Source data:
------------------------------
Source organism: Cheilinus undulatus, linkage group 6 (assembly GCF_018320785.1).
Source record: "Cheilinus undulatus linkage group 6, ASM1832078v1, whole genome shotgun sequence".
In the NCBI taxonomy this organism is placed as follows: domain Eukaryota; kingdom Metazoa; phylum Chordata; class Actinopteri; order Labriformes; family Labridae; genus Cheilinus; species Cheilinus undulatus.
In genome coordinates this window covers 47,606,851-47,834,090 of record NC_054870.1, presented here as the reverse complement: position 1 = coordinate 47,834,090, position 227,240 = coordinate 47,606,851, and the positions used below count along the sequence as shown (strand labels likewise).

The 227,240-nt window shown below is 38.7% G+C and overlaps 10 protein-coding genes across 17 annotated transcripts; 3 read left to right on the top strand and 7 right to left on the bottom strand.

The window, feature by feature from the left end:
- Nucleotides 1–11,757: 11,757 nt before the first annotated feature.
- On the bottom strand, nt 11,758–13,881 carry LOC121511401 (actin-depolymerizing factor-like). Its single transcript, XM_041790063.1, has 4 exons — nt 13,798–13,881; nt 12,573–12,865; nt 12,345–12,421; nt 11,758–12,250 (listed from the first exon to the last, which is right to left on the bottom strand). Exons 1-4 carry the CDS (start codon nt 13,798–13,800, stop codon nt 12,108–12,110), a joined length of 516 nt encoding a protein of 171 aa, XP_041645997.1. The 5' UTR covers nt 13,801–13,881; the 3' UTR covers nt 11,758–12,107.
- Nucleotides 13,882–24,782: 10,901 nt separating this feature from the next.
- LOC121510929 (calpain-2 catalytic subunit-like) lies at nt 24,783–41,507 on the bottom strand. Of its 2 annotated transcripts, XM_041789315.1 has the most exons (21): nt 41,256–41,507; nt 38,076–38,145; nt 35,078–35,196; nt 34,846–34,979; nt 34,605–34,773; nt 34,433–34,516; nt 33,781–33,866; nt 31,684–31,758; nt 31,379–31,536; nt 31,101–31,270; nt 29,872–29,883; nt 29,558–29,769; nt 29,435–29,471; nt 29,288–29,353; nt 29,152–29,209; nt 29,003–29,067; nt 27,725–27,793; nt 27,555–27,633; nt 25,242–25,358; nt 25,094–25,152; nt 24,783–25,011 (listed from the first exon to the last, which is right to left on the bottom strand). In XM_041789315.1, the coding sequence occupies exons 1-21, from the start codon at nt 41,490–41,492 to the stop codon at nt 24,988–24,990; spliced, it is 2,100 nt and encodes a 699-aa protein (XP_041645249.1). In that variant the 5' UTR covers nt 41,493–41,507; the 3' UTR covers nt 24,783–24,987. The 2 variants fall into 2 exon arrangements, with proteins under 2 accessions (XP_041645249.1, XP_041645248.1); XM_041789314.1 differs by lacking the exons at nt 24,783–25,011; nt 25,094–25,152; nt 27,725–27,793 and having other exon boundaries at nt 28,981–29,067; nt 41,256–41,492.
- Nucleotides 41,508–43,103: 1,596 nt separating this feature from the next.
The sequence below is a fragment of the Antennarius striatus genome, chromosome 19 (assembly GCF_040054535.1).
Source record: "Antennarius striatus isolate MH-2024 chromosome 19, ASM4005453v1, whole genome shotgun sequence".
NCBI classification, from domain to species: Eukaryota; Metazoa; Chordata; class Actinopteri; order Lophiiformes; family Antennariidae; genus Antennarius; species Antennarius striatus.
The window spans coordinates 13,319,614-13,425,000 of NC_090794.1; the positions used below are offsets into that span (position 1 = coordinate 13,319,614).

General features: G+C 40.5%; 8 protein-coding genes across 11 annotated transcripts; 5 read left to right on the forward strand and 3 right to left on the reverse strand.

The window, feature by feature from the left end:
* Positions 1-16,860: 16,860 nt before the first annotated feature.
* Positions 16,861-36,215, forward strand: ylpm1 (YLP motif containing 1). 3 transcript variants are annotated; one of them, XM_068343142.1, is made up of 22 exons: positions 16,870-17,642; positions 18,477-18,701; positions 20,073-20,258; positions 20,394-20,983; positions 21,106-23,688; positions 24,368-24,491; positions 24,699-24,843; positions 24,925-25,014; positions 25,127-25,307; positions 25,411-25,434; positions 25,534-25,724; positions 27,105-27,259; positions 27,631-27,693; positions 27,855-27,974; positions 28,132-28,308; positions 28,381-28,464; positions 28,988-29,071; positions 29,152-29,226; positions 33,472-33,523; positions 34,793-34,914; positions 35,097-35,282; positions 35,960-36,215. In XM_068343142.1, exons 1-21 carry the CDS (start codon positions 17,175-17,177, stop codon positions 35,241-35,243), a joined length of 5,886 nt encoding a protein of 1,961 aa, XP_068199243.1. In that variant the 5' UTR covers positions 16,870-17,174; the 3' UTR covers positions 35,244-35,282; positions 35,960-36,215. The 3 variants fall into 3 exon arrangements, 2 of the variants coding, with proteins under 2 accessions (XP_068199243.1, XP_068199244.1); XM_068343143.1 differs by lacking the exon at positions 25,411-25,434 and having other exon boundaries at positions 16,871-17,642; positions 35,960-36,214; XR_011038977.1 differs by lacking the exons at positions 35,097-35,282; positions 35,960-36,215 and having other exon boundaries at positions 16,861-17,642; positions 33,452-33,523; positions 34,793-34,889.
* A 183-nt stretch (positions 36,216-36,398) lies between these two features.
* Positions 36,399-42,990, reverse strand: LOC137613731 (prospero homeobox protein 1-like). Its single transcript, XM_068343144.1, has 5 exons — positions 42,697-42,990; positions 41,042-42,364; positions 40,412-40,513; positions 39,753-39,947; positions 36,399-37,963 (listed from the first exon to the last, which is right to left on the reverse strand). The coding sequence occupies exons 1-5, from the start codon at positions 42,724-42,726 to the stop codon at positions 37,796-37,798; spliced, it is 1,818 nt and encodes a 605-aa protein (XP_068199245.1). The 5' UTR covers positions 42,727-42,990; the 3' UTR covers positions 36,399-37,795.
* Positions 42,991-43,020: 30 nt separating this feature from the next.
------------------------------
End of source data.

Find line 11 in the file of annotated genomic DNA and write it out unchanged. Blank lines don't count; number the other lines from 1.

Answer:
- Nucleotides 41,508–43,103: 1,596 nt separating this feature from the next.